Glass coloured by fusing metallic oxides used to form decorative or pictorial designs typically set in a lead framework.
In the arts, this coloured glass is used for making decorative windows and other objects through which light passes. Strictly speaking, all coloured glass is “stained”, or coloured by the addition of various metallic oxides while it is in a molten state; nevertheless, the term stained glass has come to refer primarily to the glass employed in making ornamental or pictorial windows.
Glass Fusing is the process of using a kiln to join together pieces of glass. If you apply heat to glass, it will soften. If you continue to apply heat, the layers of glass will become more fluid and flow together. Two or more pieces of glass will stick (or “fuse”) to each other. When the right kind of glass is heated and then cooled properly, the resulting fused glass piece will be solid and unbroken.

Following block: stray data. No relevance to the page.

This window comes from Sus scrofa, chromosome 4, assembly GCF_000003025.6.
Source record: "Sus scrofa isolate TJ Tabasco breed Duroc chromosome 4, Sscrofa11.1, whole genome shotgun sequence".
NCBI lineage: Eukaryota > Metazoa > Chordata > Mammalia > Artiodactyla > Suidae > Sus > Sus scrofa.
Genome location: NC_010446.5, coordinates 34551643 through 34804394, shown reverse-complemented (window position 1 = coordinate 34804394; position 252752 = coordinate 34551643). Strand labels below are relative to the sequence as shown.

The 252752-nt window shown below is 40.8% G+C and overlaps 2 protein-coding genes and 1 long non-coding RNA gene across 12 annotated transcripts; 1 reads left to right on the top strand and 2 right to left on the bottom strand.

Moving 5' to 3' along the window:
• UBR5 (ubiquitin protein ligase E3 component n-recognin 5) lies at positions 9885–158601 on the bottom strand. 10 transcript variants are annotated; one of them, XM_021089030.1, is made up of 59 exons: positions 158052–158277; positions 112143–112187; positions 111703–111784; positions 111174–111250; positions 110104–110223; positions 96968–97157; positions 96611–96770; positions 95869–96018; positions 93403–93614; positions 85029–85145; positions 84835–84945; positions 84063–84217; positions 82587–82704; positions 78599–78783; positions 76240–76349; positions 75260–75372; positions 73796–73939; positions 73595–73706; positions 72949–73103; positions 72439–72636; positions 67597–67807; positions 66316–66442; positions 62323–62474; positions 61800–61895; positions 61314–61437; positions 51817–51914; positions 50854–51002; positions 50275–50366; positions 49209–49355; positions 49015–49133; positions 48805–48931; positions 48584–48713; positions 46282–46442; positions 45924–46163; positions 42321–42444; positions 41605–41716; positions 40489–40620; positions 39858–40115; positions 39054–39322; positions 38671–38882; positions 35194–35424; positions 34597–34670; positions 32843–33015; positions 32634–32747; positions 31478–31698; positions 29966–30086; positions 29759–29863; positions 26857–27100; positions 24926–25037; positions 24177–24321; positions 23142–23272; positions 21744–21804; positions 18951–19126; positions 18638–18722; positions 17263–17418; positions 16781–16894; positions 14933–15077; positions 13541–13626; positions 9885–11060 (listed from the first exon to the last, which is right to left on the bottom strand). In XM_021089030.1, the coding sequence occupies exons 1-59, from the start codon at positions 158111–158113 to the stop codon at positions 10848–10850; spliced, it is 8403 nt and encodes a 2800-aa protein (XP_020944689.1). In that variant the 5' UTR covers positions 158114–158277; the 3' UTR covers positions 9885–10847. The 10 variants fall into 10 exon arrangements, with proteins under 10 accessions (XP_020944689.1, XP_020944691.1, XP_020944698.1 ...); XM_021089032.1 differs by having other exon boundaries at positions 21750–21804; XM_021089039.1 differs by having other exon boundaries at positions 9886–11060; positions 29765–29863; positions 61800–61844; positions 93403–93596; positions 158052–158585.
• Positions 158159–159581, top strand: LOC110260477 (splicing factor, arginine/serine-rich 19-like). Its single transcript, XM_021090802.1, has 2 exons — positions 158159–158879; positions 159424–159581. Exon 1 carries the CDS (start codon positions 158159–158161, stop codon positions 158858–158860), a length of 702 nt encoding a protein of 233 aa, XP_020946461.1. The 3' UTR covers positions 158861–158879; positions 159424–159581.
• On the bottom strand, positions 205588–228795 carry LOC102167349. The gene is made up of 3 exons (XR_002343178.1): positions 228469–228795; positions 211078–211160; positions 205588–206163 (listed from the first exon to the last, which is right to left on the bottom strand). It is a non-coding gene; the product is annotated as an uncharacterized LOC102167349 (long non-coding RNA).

Many people also use the word “fusing” to describe the bending and shaping of glass using the heat of a kiln.
This manipulation can take many forms, but the most common is “slumping”. A mould is used to cause already fused glass to take on the shape of a bowl, a plate, or similar object.
Clive uses the skills of fusing and slumping to create beautiful and functional works of art.